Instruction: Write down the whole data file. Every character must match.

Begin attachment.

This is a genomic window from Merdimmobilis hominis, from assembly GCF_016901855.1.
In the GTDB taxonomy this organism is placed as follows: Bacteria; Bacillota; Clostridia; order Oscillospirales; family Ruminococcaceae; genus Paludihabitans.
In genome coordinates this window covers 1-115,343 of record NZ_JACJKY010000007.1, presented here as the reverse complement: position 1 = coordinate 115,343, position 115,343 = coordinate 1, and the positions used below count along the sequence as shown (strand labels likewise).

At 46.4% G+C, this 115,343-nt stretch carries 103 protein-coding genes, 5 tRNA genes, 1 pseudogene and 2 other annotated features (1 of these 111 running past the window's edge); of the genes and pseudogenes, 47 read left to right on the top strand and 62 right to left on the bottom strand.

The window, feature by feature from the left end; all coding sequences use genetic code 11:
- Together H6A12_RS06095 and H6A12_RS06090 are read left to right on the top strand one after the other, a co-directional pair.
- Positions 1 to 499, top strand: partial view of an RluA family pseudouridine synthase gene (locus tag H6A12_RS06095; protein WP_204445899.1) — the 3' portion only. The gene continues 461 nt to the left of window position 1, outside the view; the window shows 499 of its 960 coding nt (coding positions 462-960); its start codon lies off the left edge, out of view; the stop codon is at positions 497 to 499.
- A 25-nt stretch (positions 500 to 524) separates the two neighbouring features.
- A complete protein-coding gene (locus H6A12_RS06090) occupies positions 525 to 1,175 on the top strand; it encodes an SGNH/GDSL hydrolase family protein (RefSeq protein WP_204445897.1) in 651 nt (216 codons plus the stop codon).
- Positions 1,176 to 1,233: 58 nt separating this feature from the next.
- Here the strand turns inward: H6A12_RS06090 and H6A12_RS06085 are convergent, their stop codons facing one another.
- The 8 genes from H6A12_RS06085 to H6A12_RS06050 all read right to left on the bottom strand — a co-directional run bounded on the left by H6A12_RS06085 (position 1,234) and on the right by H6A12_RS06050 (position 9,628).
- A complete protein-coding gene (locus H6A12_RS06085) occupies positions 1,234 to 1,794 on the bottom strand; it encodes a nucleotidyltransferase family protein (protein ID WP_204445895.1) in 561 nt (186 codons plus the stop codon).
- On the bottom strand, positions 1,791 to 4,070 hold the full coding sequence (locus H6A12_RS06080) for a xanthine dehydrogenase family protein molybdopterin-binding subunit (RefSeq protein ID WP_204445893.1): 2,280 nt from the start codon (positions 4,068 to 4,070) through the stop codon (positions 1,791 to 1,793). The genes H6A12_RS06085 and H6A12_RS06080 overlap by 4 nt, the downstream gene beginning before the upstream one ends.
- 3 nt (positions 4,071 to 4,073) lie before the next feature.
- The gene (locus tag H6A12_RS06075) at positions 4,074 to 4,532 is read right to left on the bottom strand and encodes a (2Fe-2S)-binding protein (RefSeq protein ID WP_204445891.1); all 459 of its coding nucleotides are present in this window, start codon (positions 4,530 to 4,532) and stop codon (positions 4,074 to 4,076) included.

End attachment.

This is a genomic window from Merdimmobilis hominis, from assembly GCF_016901855.1.
In the GTDB taxonomy this organism is placed as follows: Bacteria; Bacillota; Clostridia; order Oscillospirales; family Ruminococcaceae; genus Paludihabitans.
In genome coordinates this window covers 1-115,343 of record NZ_JACJKY010000007.1, presented here as the reverse complement: position 1 = coordinate 115,343, position 115,343 = coordinate 1, and the positions used below count along the sequence as shown (strand labels likewise).

At 46.4% G+C, this 115,343-nt stretch carries 103 protein-coding genes, 5 tRNA genes, 1 pseudogene and 2 other annotated features (1 of these 111 running past the window's edge); of the genes and pseudogenes, 47 read left to right on the top strand and 62 right to left on the bottom strand.

The window, feature by feature from the left end; all coding sequences use genetic code 11:
- Together H6A12_RS06095 and H6A12_RS06090 are read left to right on the top strand one after the other, a co-directional pair.
- Positions 1 to 499, top strand: partial view of an RluA family pseudouridine synthase gene (locus tag H6A12_RS06095; protein WP_204445899.1) — the 3' portion only. The gene continues 461 nt to the left of window position 1, outside the view; the window shows 499 of its 960 coding nt (coding positions 462-960); its start codon lies off the left edge, out of view; the stop codon is at positions 497 to 499.
- A 25-nt stretch (positions 500 to 524) separates the two neighbouring features.
- A complete protein-coding gene (locus H6A12_RS06090) occupies positions 525 to 1,175 on the top strand; it encodes an SGNH/GDSL hydrolase family protein (RefSeq protein WP_204445897.1) in 651 nt (216 codons plus the stop codon).
- Positions 1,176 to 1,233: 58 nt separating this feature from the next.
- Here the strand turns inward: H6A12_RS06090 and H6A12_RS06085 are convergent, their stop codons facing one another.
- The 8 genes from H6A12_RS06085 to H6A12_RS06050 all read right to left on the bottom strand — a co-directional run bounded on the left by H6A12_RS06085 (position 1,234) and on the right by H6A12_RS06050 (position 9,628).
- A complete protein-coding gene (locus H6A12_RS06085) occupies positions 1,234 to 1,794 on the bottom strand; it encodes a nucleotidyltransferase family protein (protein ID WP_204445895.1) in 561 nt (186 codons plus the stop codon).
- On the bottom strand, positions 1,791 to 4,070 hold the full coding sequence (locus H6A12_RS06080) for a xanthine dehydrogenase family protein molybdopterin-binding subunit (RefSeq protein ID WP_204445893.1): 2,280 nt from the start codon (positions 4,068 to 4,070) through the stop codon (positions 1,791 to 1,793). The genes H6A12_RS06085 and H6A12_RS06080 overlap by 4 nt, the downstream gene beginning before the upstream one ends.
- 3 nt (positions 4,071 to 4,073) lie before the next feature.
- The gene (locus tag H6A12_RS06075) at positions 4,074 to 4,532 is read right to left on the bottom strand and encodes a (2Fe-2S)-binding protein (RefSeq protein ID WP_204445891.1); all 459 of its coding nucleotides are present in this window, start codon (positions 4,530 to 4,532) and stop codon (positions 4,074 to 4,076) included.